Separation anxiety Syndrome in Cats: Do they have it too?

Posted by NATALY URBAEZ on

Although we associate it with dogs, separation anxiety syndrome in cats occurs as well. Many think that cats are independent loners. Yet, every pet owner knows that cats are much more than distant tenants. Affectionate and playful, cats also form strong bonds of trust and love with humans.

What causes Separation Anxiety Syndrome in Cats?

The causes of Separation anxiety syndrome in cats vary from kitten to kitten. Breeding methods, their character, and the circumstances of its adoption also play an essential role. Orphan cats, for example, tend to be more anxious during adulthood. Also, abrupt changes or an altered work schedules can have an impact over your cat's routine and emotions.

Signs of Separation Anxiety in Cats

This is a list of signs and symptoms of separation anxiety syndrome in cats:

  • More than words: Even if your cat cannot communicate in human language, it can start crying, meowing, or panting to express its anguish.
  • Loss of appetite: You'll begin to realize that once you get home Mittens didn't touch its kibbles or drink any water.
  • Missing the target: Your cat might start urinating anywhere and everywhere except in its litter box.
  • Obsessive behavior: Excessive grooming and scratching, even self-harm conducts, can be triggered by separation anxiety syndrome in cats.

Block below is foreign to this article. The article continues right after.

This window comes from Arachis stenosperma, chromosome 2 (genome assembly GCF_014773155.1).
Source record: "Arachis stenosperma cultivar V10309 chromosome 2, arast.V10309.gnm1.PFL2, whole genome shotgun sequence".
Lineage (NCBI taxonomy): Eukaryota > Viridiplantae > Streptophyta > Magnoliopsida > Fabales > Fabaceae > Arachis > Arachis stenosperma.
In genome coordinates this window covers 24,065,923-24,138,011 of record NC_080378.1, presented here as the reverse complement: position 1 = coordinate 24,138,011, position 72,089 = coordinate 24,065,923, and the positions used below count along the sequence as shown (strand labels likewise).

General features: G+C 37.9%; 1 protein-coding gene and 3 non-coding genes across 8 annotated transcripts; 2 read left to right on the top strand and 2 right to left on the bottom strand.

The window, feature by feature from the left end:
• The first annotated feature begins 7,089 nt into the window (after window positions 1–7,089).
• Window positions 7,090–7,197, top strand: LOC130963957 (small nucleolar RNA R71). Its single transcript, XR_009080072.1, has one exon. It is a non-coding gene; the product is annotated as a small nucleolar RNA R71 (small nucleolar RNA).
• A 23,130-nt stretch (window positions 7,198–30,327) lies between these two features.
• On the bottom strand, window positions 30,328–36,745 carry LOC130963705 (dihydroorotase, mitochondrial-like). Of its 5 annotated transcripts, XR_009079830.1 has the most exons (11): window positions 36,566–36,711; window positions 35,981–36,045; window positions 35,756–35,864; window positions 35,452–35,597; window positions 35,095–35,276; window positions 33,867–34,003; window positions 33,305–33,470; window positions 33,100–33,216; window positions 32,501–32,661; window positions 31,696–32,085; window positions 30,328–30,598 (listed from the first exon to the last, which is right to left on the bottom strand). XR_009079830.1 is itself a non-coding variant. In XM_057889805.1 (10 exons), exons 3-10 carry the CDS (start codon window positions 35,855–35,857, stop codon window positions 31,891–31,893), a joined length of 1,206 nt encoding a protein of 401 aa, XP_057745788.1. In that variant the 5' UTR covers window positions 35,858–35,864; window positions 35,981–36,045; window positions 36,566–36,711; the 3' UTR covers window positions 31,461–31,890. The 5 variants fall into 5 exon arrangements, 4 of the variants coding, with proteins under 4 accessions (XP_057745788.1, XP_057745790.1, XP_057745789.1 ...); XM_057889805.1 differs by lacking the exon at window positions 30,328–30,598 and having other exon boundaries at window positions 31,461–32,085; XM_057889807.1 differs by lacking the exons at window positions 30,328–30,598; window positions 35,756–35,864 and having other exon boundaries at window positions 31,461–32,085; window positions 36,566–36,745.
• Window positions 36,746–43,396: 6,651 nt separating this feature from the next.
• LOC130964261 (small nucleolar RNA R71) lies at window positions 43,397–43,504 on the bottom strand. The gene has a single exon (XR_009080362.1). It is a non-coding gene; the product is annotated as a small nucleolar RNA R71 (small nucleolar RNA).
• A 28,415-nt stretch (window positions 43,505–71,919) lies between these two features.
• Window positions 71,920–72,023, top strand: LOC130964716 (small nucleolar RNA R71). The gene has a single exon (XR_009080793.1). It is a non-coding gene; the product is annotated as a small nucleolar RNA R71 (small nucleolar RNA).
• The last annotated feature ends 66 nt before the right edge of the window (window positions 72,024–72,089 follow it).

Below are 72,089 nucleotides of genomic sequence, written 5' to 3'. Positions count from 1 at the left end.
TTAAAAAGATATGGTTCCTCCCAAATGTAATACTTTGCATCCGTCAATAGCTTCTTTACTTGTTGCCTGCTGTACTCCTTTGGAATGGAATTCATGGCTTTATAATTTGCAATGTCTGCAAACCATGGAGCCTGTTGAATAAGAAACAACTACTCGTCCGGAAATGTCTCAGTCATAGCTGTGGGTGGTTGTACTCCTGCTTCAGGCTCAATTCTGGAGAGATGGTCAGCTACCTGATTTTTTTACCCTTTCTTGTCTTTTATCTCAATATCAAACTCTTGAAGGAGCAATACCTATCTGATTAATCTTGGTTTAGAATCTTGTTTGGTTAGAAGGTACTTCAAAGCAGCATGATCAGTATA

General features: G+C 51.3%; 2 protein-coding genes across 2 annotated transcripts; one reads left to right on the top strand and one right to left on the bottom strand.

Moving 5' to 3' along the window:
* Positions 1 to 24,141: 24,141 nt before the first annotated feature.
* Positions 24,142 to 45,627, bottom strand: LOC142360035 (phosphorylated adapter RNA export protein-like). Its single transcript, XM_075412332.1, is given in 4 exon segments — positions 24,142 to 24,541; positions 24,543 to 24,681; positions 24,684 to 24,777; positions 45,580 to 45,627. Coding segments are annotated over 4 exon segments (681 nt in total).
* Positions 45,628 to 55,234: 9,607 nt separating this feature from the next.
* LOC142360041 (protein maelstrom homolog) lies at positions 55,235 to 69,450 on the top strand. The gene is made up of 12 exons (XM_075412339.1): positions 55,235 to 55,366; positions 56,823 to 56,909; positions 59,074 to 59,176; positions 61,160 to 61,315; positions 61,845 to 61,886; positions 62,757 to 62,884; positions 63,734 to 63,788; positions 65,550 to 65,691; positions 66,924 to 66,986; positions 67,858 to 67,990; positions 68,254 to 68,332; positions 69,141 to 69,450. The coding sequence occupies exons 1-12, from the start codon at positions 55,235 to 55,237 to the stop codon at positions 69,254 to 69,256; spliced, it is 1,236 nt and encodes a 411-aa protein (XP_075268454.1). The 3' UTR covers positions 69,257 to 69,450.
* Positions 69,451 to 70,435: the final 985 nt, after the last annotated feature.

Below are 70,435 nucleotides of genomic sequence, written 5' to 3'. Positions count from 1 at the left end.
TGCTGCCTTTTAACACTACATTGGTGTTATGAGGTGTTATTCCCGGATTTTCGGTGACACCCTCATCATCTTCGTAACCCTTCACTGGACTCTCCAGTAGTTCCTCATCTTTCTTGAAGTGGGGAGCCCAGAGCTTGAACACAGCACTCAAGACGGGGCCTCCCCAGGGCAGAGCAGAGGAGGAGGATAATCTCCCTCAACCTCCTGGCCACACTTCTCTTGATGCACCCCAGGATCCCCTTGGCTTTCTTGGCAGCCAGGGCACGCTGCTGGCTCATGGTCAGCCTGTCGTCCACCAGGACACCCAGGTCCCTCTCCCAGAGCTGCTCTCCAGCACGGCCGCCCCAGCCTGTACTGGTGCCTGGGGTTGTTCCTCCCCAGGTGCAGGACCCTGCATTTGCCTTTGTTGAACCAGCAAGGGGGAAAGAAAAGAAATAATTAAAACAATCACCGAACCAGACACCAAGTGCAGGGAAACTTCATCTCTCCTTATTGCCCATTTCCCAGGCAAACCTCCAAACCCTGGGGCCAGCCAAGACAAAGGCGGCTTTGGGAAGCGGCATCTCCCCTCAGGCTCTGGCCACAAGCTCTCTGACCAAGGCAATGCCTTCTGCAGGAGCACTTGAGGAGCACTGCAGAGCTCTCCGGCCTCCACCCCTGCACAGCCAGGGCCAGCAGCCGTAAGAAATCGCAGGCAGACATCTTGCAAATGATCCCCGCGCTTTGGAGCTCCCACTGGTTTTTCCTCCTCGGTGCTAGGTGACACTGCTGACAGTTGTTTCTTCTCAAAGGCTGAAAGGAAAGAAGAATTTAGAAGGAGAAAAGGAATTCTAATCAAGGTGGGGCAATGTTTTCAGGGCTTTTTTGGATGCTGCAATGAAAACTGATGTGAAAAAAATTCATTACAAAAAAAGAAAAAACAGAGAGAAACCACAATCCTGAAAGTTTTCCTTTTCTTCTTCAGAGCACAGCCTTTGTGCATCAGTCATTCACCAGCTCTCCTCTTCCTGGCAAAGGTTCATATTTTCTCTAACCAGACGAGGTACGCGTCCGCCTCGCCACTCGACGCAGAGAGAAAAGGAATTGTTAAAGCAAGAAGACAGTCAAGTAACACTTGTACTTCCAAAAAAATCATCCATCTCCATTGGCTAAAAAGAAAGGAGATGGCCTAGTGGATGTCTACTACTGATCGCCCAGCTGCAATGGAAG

• Intestinal symptoms: Excessive grooming, can fill your cat's stomach with hair causing vomiting and obstructions.

Separation anxiety Syndrome in Cats: Do they have it too?

It is much more common to talk about anxiety in dogs that separation anxiety syndrome in cats. However, both can suffer very similar symptoms. While dogs focus more on chewing, cats opt for scratching your house down. It's a howling vs. meowing kind of situation, but we face the same causes, consequences, and treatments.

How to treat it

  • Pay a visit to the vet to diagnose if your cat is suffering from the feline’s version of separation anxiety or another illness.
  • If there are no other underlying causes for your cat's behavior changes, it's time to make some adjustments. For example, go back to your old routine! It may sound contradictory, but old ways can relieve your cat's anxiety.
  • Keep a regular game schedule with your cat. Buy special and unique toys to play with your cat, activate its imagination, and help it drain energy.
  • Offer it a safe place to retreat when feeling anxious. We know that cats love boxes, but you can also give them a beautiful, classy refuge.
  • Stop reinforcing needy behavior. Instead, give it delicious treats when it's doing independent activities.
  • What about training, you ask? Well, good luck with that. Unlike dogs, who respond very well to training and can be trained to manage its anxiety, cats will not be so easily tamed.

Finally, be there for your cat. Support Mittens by seeking counseling and professional advice to help it.  Sure, everybody wants to be a cat, because a cat's the only cat who knows where it’s at... But not when its suffering from separation anxiety. Make sure it never does!

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